Is there Jewish life in Poland after the Shoah? Should there be? How do present-day Polish Jews, children and grand-children of survivors, relate both to the wartime horrors and to the glorious history of Polish Jewry which preceded them? Do they feel comfortable living as a tiny minority in an overwhelmingly Catholic country? How do their Polish and Jewish identities interact? How did living for forty years under Communism impact on their fate? Konstanty Gebert was a witness and participant of many of the events he describes in his collection of essays on post-war Polish Jewry. His book is an indispensable guide for all those who want to understand the Polish Jewish experience today.
Konstanty Gebert is a well-known Polish journalist and writer, co-founder, in the Seventies, of the unofficial Jewish Flying University and, in the Nineties, of the Polish Council of Christians and Jews. He begun his journalistic career in the underground in the Eighties: under the pseudonym of David Warszawski he still uses, he was editor and columnist of an important clandestine publication. After the democratic transformation of 1989, he joined the new daily Gazeta Wyborcza as international reporter and columnist, covering i.a. the wars in the Balkans, the Middle East, and human rights issues. He is the founder and first editor of Midrasz, the Polish Jewish intellectual monthly. Since 2005 he is the representative of the Taube Foundation for Jewish Life and Culture, a US Jewish philanthropy, in Poland. His latest books in Polish include a set of commentaries on the Torah, a panorama of the European 20th century, and a history of the wars of Israel. “Living in the Land of Ashes” is his tenth book.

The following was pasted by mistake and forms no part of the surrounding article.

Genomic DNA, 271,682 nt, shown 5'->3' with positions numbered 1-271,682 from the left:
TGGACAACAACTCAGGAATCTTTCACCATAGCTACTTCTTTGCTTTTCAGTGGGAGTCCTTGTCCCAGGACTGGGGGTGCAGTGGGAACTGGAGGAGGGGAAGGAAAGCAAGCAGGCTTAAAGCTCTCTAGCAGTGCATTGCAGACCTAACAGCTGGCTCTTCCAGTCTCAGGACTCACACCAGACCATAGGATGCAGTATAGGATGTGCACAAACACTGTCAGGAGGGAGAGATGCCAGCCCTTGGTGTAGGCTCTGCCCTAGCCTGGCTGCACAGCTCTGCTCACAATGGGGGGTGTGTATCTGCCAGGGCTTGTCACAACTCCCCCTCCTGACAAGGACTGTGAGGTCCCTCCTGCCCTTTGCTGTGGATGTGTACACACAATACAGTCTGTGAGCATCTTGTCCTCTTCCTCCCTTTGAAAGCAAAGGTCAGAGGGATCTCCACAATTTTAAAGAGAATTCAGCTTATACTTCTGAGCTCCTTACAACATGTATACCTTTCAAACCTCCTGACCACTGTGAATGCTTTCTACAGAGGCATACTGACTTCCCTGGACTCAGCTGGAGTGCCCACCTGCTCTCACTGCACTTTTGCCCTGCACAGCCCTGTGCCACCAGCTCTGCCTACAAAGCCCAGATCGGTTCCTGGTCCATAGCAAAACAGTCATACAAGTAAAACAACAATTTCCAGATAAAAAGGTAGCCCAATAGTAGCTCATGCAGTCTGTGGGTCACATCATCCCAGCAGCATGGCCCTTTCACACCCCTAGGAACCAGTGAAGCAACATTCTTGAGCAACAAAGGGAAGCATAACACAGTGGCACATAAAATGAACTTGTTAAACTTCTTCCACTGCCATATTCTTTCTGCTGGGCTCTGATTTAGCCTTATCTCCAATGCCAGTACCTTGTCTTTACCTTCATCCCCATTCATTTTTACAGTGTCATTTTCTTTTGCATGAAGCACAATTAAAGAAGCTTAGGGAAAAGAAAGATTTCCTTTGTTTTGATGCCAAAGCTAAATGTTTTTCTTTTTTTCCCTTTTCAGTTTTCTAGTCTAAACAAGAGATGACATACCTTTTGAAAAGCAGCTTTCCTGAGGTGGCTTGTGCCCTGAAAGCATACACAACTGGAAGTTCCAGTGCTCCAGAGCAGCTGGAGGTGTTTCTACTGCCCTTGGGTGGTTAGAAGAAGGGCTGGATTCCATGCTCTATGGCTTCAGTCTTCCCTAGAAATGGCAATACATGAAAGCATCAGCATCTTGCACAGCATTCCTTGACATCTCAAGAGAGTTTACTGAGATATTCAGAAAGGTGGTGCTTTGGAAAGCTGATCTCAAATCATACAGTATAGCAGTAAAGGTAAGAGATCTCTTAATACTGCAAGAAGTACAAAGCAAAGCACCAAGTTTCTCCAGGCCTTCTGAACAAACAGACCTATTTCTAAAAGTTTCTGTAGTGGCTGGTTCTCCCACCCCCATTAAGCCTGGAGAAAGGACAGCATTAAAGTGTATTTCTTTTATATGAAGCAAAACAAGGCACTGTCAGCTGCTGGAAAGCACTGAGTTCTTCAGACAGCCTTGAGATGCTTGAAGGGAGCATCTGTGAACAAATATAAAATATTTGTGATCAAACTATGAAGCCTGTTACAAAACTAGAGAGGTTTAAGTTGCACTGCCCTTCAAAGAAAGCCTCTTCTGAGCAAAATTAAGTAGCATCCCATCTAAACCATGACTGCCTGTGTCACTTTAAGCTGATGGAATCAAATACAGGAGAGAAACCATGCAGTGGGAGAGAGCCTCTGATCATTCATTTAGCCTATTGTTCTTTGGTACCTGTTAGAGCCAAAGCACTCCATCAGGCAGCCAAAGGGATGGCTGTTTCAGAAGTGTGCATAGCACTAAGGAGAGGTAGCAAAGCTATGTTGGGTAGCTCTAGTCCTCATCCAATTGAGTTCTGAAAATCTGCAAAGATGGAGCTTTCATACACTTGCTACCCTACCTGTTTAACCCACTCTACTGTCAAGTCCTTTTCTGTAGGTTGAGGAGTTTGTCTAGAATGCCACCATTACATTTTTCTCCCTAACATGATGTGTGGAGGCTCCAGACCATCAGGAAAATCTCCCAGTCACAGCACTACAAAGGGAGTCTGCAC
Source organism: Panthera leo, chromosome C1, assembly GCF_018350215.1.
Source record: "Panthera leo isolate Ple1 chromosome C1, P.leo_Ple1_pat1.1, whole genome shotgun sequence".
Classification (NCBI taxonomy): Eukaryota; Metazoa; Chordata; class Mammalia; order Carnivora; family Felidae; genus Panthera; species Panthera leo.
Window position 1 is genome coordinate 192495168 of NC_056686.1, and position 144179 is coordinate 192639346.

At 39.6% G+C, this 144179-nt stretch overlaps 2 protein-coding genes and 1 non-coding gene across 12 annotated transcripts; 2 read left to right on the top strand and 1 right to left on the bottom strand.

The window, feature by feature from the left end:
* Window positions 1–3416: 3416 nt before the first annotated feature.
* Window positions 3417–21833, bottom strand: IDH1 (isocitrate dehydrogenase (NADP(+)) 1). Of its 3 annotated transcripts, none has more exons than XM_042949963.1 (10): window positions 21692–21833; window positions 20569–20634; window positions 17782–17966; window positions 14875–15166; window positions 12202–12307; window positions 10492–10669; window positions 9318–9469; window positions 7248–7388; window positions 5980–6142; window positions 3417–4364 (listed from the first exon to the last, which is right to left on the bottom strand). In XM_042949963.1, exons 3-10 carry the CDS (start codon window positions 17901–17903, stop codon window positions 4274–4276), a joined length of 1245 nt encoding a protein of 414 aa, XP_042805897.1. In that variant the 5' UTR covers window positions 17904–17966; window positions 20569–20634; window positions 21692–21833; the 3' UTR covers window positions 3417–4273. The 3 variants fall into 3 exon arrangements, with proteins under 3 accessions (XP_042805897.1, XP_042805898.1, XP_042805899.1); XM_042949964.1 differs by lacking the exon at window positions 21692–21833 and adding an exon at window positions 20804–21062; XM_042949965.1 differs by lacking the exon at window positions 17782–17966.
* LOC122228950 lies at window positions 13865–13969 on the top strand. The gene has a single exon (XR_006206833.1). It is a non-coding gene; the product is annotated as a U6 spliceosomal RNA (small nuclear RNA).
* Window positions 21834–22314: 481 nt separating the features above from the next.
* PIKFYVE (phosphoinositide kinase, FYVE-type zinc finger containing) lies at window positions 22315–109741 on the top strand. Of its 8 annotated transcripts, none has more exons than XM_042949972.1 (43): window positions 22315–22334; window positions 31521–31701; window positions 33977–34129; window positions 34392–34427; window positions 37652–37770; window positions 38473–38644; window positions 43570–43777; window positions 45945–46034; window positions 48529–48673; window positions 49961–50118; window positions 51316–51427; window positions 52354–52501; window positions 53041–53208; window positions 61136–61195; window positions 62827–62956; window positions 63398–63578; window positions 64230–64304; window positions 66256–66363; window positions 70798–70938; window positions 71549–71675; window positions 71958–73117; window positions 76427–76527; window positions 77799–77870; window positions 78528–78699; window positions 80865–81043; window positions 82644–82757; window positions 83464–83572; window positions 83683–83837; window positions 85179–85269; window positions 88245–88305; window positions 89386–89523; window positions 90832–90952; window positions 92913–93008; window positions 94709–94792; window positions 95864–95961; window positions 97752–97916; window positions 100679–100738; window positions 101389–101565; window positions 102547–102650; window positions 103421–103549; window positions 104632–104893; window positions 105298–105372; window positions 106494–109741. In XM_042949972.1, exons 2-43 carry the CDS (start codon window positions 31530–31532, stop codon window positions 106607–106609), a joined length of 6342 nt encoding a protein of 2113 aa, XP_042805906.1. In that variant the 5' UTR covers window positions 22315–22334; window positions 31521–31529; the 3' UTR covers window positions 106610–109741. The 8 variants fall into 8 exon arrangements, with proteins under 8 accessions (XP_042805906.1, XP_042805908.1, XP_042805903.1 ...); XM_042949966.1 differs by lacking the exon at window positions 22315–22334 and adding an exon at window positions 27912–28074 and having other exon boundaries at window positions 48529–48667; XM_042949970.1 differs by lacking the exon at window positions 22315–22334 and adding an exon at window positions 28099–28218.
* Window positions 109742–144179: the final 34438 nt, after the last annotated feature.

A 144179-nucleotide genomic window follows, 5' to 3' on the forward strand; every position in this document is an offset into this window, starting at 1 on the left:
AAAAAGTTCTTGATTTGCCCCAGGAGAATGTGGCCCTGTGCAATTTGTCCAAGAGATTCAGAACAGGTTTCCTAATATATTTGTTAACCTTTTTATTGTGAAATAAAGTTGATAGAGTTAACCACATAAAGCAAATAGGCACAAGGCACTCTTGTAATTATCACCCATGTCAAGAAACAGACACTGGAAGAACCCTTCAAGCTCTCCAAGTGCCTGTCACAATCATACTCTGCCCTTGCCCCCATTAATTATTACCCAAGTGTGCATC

Our identities – new, old, imagined
From March ‘68 to the crosses at Auschwitz
Anti-semitism in the 1990
Polish presidential election
The art of memory
Parallel monologues: Catolics, Jews and Jedwabne
Lessons unlearned and learned
Wars of memory